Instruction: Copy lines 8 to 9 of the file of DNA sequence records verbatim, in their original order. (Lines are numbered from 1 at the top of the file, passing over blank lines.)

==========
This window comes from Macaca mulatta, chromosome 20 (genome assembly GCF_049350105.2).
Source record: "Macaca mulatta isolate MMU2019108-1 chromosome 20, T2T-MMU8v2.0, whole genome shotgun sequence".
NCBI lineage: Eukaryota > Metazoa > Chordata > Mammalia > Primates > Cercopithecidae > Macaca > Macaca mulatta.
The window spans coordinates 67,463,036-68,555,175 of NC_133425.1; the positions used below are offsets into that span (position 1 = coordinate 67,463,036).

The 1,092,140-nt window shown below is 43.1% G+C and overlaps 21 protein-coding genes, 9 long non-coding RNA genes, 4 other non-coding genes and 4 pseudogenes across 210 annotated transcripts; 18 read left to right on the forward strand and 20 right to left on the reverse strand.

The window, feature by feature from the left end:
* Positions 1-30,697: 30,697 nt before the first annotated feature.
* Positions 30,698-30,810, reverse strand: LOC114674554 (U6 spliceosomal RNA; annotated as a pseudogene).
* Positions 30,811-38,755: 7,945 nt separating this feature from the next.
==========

* Positions 30,698-30,810, reverse strand: LOC114674554 (U6 spliceosomal RNA; annotated as a pseudogene).
* Positions 30,811-38,755: 7,945 nt separating this feature from the next.